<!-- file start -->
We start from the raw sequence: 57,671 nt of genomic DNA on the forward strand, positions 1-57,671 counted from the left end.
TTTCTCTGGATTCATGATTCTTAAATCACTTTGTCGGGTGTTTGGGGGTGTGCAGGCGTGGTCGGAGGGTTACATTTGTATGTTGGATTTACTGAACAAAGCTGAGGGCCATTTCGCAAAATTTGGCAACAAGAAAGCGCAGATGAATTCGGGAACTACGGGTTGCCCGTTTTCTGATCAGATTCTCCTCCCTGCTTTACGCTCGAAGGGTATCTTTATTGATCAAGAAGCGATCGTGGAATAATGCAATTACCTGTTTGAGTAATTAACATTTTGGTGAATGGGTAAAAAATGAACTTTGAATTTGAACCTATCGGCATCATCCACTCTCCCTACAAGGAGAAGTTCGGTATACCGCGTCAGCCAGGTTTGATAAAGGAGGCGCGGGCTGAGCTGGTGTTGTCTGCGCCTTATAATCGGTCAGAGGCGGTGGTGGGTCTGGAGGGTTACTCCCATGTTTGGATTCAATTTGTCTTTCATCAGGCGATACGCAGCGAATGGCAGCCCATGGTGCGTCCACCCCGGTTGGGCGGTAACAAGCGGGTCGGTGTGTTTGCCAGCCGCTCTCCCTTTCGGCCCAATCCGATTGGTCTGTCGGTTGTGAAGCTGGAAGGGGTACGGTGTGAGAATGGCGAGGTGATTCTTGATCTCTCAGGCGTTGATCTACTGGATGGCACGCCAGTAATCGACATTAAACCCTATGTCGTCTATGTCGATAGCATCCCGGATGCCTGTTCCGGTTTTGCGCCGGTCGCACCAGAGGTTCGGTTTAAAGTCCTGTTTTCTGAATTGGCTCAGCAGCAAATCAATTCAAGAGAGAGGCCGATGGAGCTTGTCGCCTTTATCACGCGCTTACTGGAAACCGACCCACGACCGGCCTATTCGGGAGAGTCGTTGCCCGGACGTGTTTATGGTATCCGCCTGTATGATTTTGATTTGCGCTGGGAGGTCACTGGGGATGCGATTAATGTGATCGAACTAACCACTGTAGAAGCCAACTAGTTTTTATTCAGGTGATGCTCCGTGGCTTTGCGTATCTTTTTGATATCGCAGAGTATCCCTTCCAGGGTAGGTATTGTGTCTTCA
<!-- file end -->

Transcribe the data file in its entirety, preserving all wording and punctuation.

We start from the raw sequence: 57,671 nt of genomic DNA on the forward strand, positions 1-57,671 counted from the left end.
TTTCTCTGGATTCATGATTCTTAAATCACTTTGTCGGGTGTTTGGGGGTGTGCAGGCGTGGTCGGAGGGTTACATTTGTATGTTGGATTTACTGAACAAAGCTGAGGGCCATTTCGCAAAATTTGGCAACAAGAAAGCGCAGATGAATTCGGGAACTACGGGTTGCCCGTTTTCTGATCAGATTCTCCTCCCTGCTTTACGCTCGAAGGGTATCTTTATTGATCAAGAAGCGATCGTGGAATAATGCAATTACCTGTTTGAGTAATTAACATTTTGGTGAATGGGTAAAAAATGAACTTTGAATTTGAACCTATCGGCATCATCCACTCTCCCTACAAGGAGAAGTTCGGTATACCGCGTCAGCCAGGTTTGATAAAGGAGGCGCGGGCTGAGCTGGTGTTGTCTGCGCCTTATAATCGGTCAGAGGCGGTGGTGGGTCTGGAGGGTTACTCCCATGTTTGGATTCAATTTGTCTTTCATCAGGCGATACGCAGCGAATGGCAGCCCATGGTGCGTCCACCCCGGTTGGGCGGTAACAAGCGGGTCGGTGTGTTTGCCAGCCGCTCTCCCTTTCGGCCCAATCCGATTGGTCTGTCGGTTGTGAAGCTGGAAGGGGTACGGTGTGAGAATGGCGAGGTGATTCTTGATCTCTCAGGCGTTGATCTACTGGATGGCACGCCAGTAATCGACATTAAACCCTATGTCGTCTATGTCGATAGCATCCCGGATGCCTGTTCCGGTTTTGCGCCGGTCGCACCAGAGGTTCGGTTTAAAGTCCTGTTTTCTGAATTGGCTCAGCAGCAAATCAATTCAAGAGAGAGGCCGATGGAGCTTGTCGCCTTTATCACGCGCTTACTGGAAACCGACCCACGACCGGCCTATTCGGGAGAGTCGTTGCCCGGACGTGTTTATGGTATCCGCCTGTATGATTTTGATTTGCGCTGGGAGGTCACTGGGGATGCGATTAATGTGATCGAACTAACCACTGTAGAAGCCAACTAGTTTTTATTCAGGTGATGCTCCGTGGCTTTGCGTATCTTTTTGATATCGCAGAGTATCCCTTCCAGGGTAGGTATTGTGTCTTCA